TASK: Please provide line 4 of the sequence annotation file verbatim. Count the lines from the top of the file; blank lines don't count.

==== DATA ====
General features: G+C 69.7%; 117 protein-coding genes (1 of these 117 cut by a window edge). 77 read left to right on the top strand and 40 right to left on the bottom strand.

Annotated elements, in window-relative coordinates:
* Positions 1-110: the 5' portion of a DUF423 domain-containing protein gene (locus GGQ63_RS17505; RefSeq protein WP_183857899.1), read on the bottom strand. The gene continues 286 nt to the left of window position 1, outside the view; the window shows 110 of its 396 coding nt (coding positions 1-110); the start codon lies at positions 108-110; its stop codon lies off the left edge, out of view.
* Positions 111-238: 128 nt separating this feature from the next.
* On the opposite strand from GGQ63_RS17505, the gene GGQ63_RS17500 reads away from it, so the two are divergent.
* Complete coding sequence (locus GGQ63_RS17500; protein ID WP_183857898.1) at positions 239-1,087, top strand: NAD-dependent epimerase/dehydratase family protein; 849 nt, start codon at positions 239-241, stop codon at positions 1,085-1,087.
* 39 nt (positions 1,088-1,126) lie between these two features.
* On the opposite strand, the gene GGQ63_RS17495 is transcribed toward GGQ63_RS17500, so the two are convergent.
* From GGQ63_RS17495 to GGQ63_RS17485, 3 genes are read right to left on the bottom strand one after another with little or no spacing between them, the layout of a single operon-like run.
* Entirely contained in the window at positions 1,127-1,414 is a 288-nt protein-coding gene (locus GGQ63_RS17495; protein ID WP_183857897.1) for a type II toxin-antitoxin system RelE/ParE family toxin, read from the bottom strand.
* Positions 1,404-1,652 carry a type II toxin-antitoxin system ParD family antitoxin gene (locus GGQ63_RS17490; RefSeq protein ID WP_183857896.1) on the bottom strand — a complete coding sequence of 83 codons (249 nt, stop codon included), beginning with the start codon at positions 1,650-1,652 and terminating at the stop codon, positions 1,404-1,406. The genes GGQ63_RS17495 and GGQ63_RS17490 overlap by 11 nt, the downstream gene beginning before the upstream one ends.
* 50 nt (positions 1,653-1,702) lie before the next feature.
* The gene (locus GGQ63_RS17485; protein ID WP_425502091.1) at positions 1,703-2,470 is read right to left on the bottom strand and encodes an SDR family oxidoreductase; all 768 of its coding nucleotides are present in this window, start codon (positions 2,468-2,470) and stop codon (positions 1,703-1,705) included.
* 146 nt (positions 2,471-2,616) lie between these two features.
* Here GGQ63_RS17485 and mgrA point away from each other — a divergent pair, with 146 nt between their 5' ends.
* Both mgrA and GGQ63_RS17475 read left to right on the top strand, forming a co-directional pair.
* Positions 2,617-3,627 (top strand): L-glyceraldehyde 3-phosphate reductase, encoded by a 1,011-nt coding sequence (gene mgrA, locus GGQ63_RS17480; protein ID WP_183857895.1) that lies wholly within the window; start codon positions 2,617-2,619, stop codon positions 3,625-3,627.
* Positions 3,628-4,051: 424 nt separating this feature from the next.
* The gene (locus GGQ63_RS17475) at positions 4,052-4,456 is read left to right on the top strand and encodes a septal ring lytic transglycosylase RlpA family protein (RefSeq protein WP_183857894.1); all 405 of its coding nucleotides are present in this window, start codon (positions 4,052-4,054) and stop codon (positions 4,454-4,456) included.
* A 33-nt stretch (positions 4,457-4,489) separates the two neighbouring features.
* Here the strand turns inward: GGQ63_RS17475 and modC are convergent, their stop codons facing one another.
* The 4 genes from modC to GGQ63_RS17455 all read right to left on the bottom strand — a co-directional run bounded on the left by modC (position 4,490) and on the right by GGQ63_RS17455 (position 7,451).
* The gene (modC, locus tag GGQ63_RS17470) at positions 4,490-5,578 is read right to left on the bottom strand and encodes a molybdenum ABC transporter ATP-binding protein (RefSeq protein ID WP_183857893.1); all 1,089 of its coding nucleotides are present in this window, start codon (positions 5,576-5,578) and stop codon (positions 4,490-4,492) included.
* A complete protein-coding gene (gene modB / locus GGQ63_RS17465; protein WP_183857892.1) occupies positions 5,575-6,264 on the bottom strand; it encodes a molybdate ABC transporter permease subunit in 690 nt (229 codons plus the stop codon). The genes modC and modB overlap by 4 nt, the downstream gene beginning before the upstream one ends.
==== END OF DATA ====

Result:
* Positions 111-238: 128 nt separating this feature from the next.